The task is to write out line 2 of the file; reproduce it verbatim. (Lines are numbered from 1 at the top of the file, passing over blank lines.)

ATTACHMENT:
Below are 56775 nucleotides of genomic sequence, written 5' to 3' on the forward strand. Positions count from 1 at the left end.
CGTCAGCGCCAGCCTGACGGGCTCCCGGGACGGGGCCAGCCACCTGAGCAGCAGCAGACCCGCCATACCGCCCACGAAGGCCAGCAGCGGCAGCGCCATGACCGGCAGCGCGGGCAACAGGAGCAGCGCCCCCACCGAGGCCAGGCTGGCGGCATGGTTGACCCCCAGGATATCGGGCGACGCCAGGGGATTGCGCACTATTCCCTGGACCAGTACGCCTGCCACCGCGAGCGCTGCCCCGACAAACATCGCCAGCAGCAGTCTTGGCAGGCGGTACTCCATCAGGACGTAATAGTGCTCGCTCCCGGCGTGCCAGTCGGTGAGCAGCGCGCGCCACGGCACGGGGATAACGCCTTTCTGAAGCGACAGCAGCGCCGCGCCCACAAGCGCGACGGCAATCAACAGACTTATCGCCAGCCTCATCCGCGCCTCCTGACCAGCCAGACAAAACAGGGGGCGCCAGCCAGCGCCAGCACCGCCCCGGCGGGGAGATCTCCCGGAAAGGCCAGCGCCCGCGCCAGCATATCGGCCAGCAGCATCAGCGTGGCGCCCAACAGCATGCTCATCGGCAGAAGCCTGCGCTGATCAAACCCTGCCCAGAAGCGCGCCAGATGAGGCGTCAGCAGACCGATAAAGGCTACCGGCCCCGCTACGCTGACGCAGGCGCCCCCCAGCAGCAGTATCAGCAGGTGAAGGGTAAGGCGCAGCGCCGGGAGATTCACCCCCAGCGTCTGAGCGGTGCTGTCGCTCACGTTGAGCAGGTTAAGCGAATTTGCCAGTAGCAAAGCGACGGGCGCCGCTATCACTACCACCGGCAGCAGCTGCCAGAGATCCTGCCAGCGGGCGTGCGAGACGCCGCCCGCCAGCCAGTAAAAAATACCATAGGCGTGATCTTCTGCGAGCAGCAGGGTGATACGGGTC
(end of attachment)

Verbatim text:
CGTCAGCGCCAGCCTGACGGGCTCCCGGGACGGGGCCAGCCACCTGAGCAGCAGCAGACCCGCCATACCGCCCACGAAGGCCAGCAGCGGCAGCGCCATGACCGGCAGCGCGGGCAACAGGAGCAGCGCCCCCACCGAGGCCAGGCTGGCGGCATGGTTGACCCCCAGGATATCGGGCGACGCCAGGGGATTGCGCACTATTCCCTGGACCAGTACGCCTGCCACCGCGAGCGCTGCCCCGACAAACATCGCCAGCAGCAGTCTTGGCAGGCGGTACTCCATCAGGACGTAATAGTGCTCGCTCCCGGCGTGCCAGTCGGTGAGCAGCGCGCGCCACGGCACGGGGATAACGCCTTTCTGAAGCGACAGCAGCGCCGCGCCCACAAGCGCGACGGCAATCAACAGACTTATCGCCAGCCTCATCCGCGCCTCCTGACCAGCCAGACAAAACAGGGGGCGCCAGCCAGCGCCAGCACCGCCCCGGCGGGGAGATCTCCCGGAAAGGCCAGCGCCCGCGCCAGCATATCGGCCAGCAGCATCAGCGTGGCGCCCAACAGCATGCTCATCGGCAGAAGCCTGCGCTGATCAAACCCTGCCCAGAAGCGCGCCAGATGAGGCGTCAGCAGACCGATAAAGGCTACCGGCCCCGCTACGCTGACGCAGGCGCCCCCCAGCAGCAGTATCAGCAGGTGAAGGGTAAGGCGCAGCGCCGGGAGATTCACCCCCAGCGTCTGAGCGGTGCTGTCGCTCACGTTGAGCAGGTTAAGCGAATTTGCCAGTAGCAAAGCGACGGGCGCCGCTATCACTACCACCGGCAGCAGCTGCCAGAGATCCTGCCAGCGGGCGTGCGAGACGCCGCCCGCCAGCCAGTAAAAAATACCATAGGCGTGATCTTCTGCGAGCAGCAGGGTGATACGGGTC